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  • A Home on the Hill:Memories of St Vincent’s Home, Drexel Hill, PA
  • Lou Baldwin (bio)

The year 1920 started off very badly for the Marra family, Italian immigrants and their six children living in Bethlehem, PA. After the mother died the father abandoned the children and other relatives could not care for them. Because Bethlehem was then part of the Archdiocese of Philadelphia, the authorities brought the children down to Philadelphia and the Catholic Children’s Bureau for placement.1

The children, five girls and a boy were sent to St. Vincent’s Home, Drexel Hill under the charge of the Daughters of Charity. The five girls would stay long-term although Petronilla, the eldest, who did not adjust easily, was for a time placed in foster care, but she was treated so badly she ran away and begged to be taken back at St. Vincent’s. She, Nicky, Flossy, Margaret, and Mary then stayed until they came of age to go off on their own. Most married, raised families, and prospered. Nicky at age 16 chose to remain as paid kitchen staff, eventually head cook, and was a beloved fixture at St Vincent’s until it closed.

Their memories and those of other former residents and some of the Sisters are recorded in “We Called it Home: St. Vincent’s Drexel Hill,” compiled by Martin F. Whalen, Jr. whose mother was Petronilla Marra Whalen. It was self-published as a spiral-bound volume in 2003. Most of the seventy or so testimonies were given by elderly matrons (some now deceased) who were recalling events of well over half a century past [End Page 91] with the rest contributed by equally elderly Daughters of Charity. It is entirely possible their memories softened after the passage of time, or others who had sharply different memories chose not to contribute. Nevertheless, these testimonies taken from lived experience should be part of the conversation as to how to meet the needs of children at risk, even if they are at odds with current social theory.

By coincidence, St. Vincent’s Home, Drexel Hill opened in 1920, the same year the Marra children arrived; its dedication was held on May 9, 1920 by Archbishop Dennis Dougherty before a throng of 125,000. Pennsylvania Governor William C. Sproul remarked, “I have a good bit of experience in addressing multitudes of our people, but I have never seen a crowd like this.”2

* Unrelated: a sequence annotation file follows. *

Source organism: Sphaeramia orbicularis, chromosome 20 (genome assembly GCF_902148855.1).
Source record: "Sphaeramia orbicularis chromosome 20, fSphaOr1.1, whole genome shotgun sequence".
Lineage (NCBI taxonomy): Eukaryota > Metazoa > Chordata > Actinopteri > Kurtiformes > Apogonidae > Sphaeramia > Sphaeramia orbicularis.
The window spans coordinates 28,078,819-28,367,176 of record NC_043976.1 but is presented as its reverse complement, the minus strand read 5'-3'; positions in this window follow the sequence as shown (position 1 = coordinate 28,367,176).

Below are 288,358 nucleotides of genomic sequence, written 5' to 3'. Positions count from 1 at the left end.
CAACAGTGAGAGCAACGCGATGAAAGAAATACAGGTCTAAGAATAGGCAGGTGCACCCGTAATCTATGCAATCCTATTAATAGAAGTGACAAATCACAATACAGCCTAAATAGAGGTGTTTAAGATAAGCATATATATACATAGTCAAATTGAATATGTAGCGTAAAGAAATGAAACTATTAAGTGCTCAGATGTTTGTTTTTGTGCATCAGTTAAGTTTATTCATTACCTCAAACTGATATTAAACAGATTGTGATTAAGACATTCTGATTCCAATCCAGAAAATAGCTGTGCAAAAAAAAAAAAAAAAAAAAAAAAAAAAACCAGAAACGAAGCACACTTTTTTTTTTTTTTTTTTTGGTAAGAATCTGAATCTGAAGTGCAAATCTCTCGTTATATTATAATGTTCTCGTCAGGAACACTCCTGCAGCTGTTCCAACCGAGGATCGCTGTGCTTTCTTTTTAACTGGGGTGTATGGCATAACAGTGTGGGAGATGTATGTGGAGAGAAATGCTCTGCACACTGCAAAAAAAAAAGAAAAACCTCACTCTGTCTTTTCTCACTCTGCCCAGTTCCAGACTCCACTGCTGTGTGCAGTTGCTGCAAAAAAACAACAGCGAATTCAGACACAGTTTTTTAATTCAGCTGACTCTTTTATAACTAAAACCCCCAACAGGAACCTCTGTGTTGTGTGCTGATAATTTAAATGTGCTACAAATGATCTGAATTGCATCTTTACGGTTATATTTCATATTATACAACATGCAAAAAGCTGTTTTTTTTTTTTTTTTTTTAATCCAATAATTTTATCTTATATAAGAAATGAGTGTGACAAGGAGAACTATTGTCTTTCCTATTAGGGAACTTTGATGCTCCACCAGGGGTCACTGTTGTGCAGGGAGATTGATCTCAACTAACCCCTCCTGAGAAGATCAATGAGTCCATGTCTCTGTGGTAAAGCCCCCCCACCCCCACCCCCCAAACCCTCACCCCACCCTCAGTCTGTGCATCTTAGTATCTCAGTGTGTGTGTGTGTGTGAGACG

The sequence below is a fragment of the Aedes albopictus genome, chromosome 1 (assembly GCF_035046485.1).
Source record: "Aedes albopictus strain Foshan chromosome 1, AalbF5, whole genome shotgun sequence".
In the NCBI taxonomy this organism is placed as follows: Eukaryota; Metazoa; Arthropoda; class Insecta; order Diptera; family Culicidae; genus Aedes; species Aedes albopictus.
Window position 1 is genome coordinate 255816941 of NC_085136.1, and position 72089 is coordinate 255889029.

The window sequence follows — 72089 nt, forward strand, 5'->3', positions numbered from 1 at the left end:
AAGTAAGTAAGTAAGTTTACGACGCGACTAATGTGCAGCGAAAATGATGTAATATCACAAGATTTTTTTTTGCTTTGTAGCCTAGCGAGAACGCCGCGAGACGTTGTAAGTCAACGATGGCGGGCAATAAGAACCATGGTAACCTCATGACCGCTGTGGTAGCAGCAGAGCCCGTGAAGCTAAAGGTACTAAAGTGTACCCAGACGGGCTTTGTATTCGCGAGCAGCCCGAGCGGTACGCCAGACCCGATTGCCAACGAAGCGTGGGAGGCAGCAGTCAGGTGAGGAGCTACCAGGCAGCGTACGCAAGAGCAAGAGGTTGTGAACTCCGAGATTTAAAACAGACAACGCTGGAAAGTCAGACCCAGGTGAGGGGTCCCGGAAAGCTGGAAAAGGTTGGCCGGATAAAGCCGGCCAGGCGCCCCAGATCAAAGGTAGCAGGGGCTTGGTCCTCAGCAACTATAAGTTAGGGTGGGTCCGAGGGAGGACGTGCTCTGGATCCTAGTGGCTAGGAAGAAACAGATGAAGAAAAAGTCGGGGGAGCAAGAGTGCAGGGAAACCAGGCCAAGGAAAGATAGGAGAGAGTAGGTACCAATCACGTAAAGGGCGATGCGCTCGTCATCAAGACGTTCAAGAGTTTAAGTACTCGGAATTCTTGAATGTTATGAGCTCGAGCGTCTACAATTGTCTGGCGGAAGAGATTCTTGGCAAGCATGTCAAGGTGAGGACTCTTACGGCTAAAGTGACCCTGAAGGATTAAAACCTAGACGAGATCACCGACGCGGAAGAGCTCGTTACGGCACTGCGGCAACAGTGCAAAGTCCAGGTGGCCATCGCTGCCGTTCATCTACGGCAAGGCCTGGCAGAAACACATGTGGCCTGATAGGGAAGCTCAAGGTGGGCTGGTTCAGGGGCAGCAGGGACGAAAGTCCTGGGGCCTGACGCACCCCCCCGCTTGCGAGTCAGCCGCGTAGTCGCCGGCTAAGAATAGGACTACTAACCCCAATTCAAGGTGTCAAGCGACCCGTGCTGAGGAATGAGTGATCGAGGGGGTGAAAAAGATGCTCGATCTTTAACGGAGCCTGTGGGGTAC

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Sister with twins

Photo courtesy of Martin Whelan

The impressive building with a capacity of 550 residents did not represent a brand-new institution, but was the latest of several sites. It had its beginnings in 1855 as an orphanage conducted by the Daughters of Charity on a much smaller scale at Eighteenth and Wood Streets, [End Page 92] Philadelphia and then in 1903 at Twentieth and Race Streets. That property was taken by eminent domain by the city for the construction of the Benjamin Franklin Parkway in 1917. The new 35-acre site was a former summer estate of financier Anthony Drexel, founder of Drexel University and uncle of St. Katharine Drexel. It was obtained almost immediately by Philadelphia’s Archbishop Edmond Prendergast who did not live to see the project to completion because the outbreak of World War I prevented most civilian construction. In the meantime, children from the former St. Vincent’s were sent to a property in Point Pleasant, New Jersey or absorbed by other orphanages in the Archdiocesan system.

Catholic orphan care in Philadelphia traces back to 1797 in the wake of the disastrous Yellow Fever epidemic that decimated the city and left many orphans. At first children were placed in an early form of foster care, but in 1806 a matron was hired to care for them and in 1811 three Sisters of Charity (as they were then known) were sent by St. Elizabeth Ann Seton to care for the children. All of the works of the Sisters in Philadelphia follow from that, including St. Vincent’s Home and another St. Vincent’s Home attached to St. Vincent’s Maternity Hospital at 70th Street and Woodland Avenue, Philadelphia...


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pp. 91-101
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